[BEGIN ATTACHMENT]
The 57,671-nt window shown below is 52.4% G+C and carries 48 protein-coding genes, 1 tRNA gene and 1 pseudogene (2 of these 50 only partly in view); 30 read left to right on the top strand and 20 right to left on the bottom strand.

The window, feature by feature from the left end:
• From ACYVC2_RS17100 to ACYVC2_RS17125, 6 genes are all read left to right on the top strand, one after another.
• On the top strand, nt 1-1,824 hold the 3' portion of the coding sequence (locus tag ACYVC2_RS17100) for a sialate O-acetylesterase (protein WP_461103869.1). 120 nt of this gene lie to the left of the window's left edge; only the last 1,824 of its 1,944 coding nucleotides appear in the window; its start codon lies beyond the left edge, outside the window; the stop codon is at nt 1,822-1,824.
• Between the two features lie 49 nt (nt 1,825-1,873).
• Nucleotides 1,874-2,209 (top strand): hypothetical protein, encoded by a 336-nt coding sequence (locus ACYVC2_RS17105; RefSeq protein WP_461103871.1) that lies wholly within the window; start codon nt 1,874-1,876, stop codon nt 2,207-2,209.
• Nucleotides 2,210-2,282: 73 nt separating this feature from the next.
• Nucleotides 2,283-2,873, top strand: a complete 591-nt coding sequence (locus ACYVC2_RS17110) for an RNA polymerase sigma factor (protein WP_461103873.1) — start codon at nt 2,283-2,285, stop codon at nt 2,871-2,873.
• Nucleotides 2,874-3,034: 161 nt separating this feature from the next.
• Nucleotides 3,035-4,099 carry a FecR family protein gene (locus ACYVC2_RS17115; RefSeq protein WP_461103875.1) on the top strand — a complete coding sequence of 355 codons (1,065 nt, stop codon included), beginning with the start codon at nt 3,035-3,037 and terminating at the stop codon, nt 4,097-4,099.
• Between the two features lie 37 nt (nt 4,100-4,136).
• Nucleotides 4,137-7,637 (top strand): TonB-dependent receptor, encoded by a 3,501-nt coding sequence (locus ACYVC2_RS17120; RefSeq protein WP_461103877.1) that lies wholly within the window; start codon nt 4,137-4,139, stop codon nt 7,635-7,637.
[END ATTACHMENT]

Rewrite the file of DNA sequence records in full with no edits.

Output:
The 57,671-nt window shown below is 52.4% G+C and carries 48 protein-coding genes, 1 tRNA gene and 1 pseudogene (2 of these 50 only partly in view); 30 read left to right on the top strand and 20 right to left on the bottom strand.

The window, feature by feature from the left end:
• From ACYVC2_RS17100 to ACYVC2_RS17125, 6 genes are all read left to right on the top strand, one after another.
• On the top strand, nt 1-1,824 hold the 3' portion of the coding sequence (locus tag ACYVC2_RS17100) for a sialate O-acetylesterase (protein WP_461103869.1). 120 nt of this gene lie to the left of the window's left edge; only the last 1,824 of its 1,944 coding nucleotides appear in the window; its start codon lies beyond the left edge, outside the window; the stop codon is at nt 1,822-1,824.
• Between the two features lie 49 nt (nt 1,825-1,873).
• Nucleotides 1,874-2,209 (top strand): hypothetical protein, encoded by a 336-nt coding sequence (locus ACYVC2_RS17105; RefSeq protein WP_461103871.1) that lies wholly within the window; start codon nt 1,874-1,876, stop codon nt 2,207-2,209.
• Nucleotides 2,210-2,282: 73 nt separating this feature from the next.
• Nucleotides 2,283-2,873, top strand: a complete 591-nt coding sequence (locus ACYVC2_RS17110) for an RNA polymerase sigma factor (protein WP_461103873.1) — start codon at nt 2,283-2,285, stop codon at nt 2,871-2,873.
• Nucleotides 2,874-3,034: 161 nt separating this feature from the next.
• Nucleotides 3,035-4,099 carry a FecR family protein gene (locus ACYVC2_RS17115; RefSeq protein WP_461103875.1) on the top strand — a complete coding sequence of 355 codons (1,065 nt, stop codon included), beginning with the start codon at nt 3,035-3,037 and terminating at the stop codon, nt 4,097-4,099.
• Between the two features lie 37 nt (nt 4,100-4,136).
• Nucleotides 4,137-7,637 (top strand): TonB-dependent receptor, encoded by a 3,501-nt coding sequence (locus ACYVC2_RS17120; RefSeq protein WP_461103877.1) that lies wholly within the window; start codon nt 4,137-4,139, stop codon nt 7,635-7,637.